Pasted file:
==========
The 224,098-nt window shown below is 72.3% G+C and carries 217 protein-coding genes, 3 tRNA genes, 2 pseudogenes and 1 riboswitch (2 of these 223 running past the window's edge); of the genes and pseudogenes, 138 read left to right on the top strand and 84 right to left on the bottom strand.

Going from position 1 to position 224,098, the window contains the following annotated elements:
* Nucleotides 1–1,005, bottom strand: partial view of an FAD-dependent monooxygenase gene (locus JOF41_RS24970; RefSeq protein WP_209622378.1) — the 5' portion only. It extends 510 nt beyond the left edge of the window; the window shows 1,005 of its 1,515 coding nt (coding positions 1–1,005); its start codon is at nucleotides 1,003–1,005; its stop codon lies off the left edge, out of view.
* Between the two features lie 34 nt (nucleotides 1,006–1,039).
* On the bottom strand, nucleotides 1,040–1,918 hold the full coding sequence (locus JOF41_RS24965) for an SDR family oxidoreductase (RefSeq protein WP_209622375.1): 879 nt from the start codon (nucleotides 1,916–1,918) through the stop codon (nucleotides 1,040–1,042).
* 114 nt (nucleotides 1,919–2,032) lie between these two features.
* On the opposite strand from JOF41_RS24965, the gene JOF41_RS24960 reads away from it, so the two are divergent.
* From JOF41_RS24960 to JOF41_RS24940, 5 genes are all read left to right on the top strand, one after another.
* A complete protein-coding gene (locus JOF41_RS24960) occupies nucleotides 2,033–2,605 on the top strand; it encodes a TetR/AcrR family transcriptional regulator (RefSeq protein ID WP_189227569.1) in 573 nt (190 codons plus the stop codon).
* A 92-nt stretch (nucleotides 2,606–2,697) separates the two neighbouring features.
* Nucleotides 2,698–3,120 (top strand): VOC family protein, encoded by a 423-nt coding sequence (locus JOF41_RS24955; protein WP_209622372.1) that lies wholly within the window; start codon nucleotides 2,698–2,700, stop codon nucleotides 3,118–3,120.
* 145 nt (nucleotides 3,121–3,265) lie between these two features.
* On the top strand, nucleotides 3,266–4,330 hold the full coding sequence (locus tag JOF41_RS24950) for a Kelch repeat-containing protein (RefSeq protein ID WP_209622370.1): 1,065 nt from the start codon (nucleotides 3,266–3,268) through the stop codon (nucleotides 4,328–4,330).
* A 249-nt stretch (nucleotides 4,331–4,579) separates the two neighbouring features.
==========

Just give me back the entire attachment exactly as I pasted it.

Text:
The 224,098-nt window shown below is 72.3% G+C and carries 217 protein-coding genes, 3 tRNA genes, 2 pseudogenes and 1 riboswitch (2 of these 223 running past the window's edge); of the genes and pseudogenes, 138 read left to right on the top strand and 84 right to left on the bottom strand.

Going from position 1 to position 224,098, the window contains the following annotated elements:
* Nucleotides 1–1,005, bottom strand: partial view of an FAD-dependent monooxygenase gene (locus JOF41_RS24970; RefSeq protein WP_209622378.1) — the 5' portion only. It extends 510 nt beyond the left edge of the window; the window shows 1,005 of its 1,515 coding nt (coding positions 1–1,005); its start codon is at nucleotides 1,003–1,005; its stop codon lies off the left edge, out of view.
* Between the two features lie 34 nt (nucleotides 1,006–1,039).
* On the bottom strand, nucleotides 1,040–1,918 hold the full coding sequence (locus JOF41_RS24965) for an SDR family oxidoreductase (RefSeq protein WP_209622375.1): 879 nt from the start codon (nucleotides 1,916–1,918) through the stop codon (nucleotides 1,040–1,042).
* 114 nt (nucleotides 1,919–2,032) lie between these two features.
* On the opposite strand from JOF41_RS24965, the gene JOF41_RS24960 reads away from it, so the two are divergent.
* From JOF41_RS24960 to JOF41_RS24940, 5 genes are all read left to right on the top strand, one after another.
* A complete protein-coding gene (locus JOF41_RS24960) occupies nucleotides 2,033–2,605 on the top strand; it encodes a TetR/AcrR family transcriptional regulator (RefSeq protein ID WP_189227569.1) in 573 nt (190 codons plus the stop codon).
* A 92-nt stretch (nucleotides 2,606–2,697) separates the two neighbouring features.
* Nucleotides 2,698–3,120 (top strand): VOC family protein, encoded by a 423-nt coding sequence (locus JOF41_RS24955; protein WP_209622372.1) that lies wholly within the window; start codon nucleotides 2,698–2,700, stop codon nucleotides 3,118–3,120.
* 145 nt (nucleotides 3,121–3,265) lie between these two features.
* On the top strand, nucleotides 3,266–4,330 hold the full coding sequence (locus tag JOF41_RS24950) for a Kelch repeat-containing protein (RefSeq protein ID WP_209622370.1): 1,065 nt from the start codon (nucleotides 3,266–3,268) through the stop codon (nucleotides 4,328–4,330).
* A 249-nt stretch (nucleotides 4,331–4,579) separates the two neighbouring features.